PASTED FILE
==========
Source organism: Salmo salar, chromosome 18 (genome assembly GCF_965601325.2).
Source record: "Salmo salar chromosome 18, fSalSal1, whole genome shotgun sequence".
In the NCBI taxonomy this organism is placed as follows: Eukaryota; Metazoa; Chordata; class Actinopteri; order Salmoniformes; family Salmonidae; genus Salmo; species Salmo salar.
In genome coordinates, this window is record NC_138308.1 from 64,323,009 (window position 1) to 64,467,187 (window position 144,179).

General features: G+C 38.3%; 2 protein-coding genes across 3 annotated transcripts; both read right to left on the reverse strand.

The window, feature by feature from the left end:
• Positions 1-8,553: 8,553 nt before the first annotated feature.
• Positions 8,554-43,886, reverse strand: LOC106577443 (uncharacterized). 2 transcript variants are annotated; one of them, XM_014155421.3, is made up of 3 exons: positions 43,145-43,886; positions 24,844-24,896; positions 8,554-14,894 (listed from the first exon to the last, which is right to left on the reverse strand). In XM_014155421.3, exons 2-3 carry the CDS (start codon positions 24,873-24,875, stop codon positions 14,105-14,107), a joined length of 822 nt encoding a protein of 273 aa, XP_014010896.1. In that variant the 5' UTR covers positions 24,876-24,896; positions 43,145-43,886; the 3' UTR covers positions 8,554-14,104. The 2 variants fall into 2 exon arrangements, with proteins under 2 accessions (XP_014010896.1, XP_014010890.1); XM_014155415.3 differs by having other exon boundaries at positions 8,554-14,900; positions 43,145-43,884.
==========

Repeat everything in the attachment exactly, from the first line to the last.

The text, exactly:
Source organism: Salmo salar, chromosome 18 (genome assembly GCF_965601325.2).
Source record: "Salmo salar chromosome 18, fSalSal1, whole genome shotgun sequence".
In the NCBI taxonomy this organism is placed as follows: Eukaryota; Metazoa; Chordata; class Actinopteri; order Salmoniformes; family Salmonidae; genus Salmo; species Salmo salar.
In genome coordinates, this window is record NC_138308.1 from 64,323,009 (window position 1) to 64,467,187 (window position 144,179).

General features: G+C 38.3%; 2 protein-coding genes across 3 annotated transcripts; both read right to left on the reverse strand.

The window, feature by feature from the left end:
• Positions 1-8,553: 8,553 nt before the first annotated feature.
• Positions 8,554-43,886, reverse strand: LOC106577443 (uncharacterized). 2 transcript variants are annotated; one of them, XM_014155421.3, is made up of 3 exons: positions 43,145-43,886; positions 24,844-24,896; positions 8,554-14,894 (listed from the first exon to the last, which is right to left on the reverse strand). In XM_014155421.3, exons 2-3 carry the CDS (start codon positions 24,873-24,875, stop codon positions 14,105-14,107), a joined length of 822 nt encoding a protein of 273 aa, XP_014010896.1. In that variant the 5' UTR covers positions 24,876-24,896; positions 43,145-43,886; the 3' UTR covers positions 8,554-14,104. The 2 variants fall into 2 exon arrangements, with proteins under 2 accessions (XP_014010896.1, XP_014010890.1); XM_014155415.3 differs by having other exon boundaries at positions 8,554-14,900; positions 43,145-43,884.